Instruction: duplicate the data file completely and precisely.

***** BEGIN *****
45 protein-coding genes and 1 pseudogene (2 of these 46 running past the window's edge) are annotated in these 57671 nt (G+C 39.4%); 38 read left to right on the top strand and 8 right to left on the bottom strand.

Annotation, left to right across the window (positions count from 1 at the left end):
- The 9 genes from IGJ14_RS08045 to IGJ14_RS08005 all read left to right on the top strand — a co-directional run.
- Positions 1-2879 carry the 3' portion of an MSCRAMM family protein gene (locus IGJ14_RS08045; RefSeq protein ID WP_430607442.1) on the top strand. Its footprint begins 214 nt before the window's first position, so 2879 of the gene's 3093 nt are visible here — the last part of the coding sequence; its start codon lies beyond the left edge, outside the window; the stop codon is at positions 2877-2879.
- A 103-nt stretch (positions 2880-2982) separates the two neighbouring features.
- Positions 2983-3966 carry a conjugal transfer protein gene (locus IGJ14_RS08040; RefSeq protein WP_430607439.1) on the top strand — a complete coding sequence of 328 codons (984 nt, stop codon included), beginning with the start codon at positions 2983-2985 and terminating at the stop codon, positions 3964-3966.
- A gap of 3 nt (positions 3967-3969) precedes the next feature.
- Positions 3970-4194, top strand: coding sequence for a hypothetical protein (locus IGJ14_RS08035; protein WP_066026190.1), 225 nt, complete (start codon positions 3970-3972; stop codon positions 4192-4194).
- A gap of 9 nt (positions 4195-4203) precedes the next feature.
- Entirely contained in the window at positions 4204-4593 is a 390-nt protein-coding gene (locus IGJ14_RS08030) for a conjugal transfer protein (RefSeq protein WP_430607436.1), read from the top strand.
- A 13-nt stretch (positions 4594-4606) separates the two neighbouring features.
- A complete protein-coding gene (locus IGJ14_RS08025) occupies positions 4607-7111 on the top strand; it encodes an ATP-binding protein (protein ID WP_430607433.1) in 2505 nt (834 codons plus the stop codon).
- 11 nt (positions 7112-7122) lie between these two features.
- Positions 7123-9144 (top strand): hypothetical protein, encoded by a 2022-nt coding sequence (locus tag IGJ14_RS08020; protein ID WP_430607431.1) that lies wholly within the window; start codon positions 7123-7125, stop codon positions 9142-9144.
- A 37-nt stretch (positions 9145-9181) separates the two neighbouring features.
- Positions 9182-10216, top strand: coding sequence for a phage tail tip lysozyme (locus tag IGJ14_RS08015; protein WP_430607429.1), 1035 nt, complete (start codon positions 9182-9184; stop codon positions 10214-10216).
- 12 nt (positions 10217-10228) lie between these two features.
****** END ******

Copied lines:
45 protein-coding genes and 1 pseudogene (2 of these 46 running past the window's edge) are annotated in these 57671 nt (G+C 39.4%); 38 read left to right on the top strand and 8 right to left on the bottom strand.

Annotation, left to right across the window (positions count from 1 at the left end):
- The 9 genes from IGJ14_RS08045 to IGJ14_RS08005 all read left to right on the top strand — a co-directional run.
- Positions 1-2879 carry the 3' portion of an MSCRAMM family protein gene (locus IGJ14_RS08045; RefSeq protein ID WP_430607442.1) on the top strand. Its footprint begins 214 nt before the window's first position, so 2879 of the gene's 3093 nt are visible here — the last part of the coding sequence; its start codon lies beyond the left edge, outside the window; the stop codon is at positions 2877-2879.
- A 103-nt stretch (positions 2880-2982) separates the two neighbouring features.
- Positions 2983-3966 carry a conjugal transfer protein gene (locus IGJ14_RS08040; RefSeq protein WP_430607439.1) on the top strand — a complete coding sequence of 328 codons (984 nt, stop codon included), beginning with the start codon at positions 2983-2985 and terminating at the stop codon, positions 3964-3966.
- A gap of 3 nt (positions 3967-3969) precedes the next feature.
- Positions 3970-4194, top strand: coding sequence for a hypothetical protein (locus IGJ14_RS08035; protein WP_066026190.1), 225 nt, complete (start codon positions 3970-3972; stop codon positions 4192-4194).
- A gap of 9 nt (positions 4195-4203) precedes the next feature.
- Entirely contained in the window at positions 4204-4593 is a 390-nt protein-coding gene (locus IGJ14_RS08030) for a conjugal transfer protein (RefSeq protein WP_430607436.1), read from the top strand.
- A 13-nt stretch (positions 4594-4606) separates the two neighbouring features.
- A complete protein-coding gene (locus IGJ14_RS08025) occupies positions 4607-7111 on the top strand; it encodes an ATP-binding protein (protein ID WP_430607433.1) in 2505 nt (834 codons plus the stop codon).
- 11 nt (positions 7112-7122) lie between these two features.
- Positions 7123-9144 (top strand): hypothetical protein, encoded by a 2022-nt coding sequence (locus tag IGJ14_RS08020; protein ID WP_430607431.1) that lies wholly within the window; start codon positions 7123-7125, stop codon positions 9142-9144.
- A 37-nt stretch (positions 9145-9181) separates the two neighbouring features.
- Positions 9182-10216, top strand: coding sequence for a phage tail tip lysozyme (locus tag IGJ14_RS08015; protein WP_430607429.1), 1035 nt, complete (start codon positions 9182-9184; stop codon positions 10214-10216).
- 12 nt (positions 10217-10228) lie between these two features.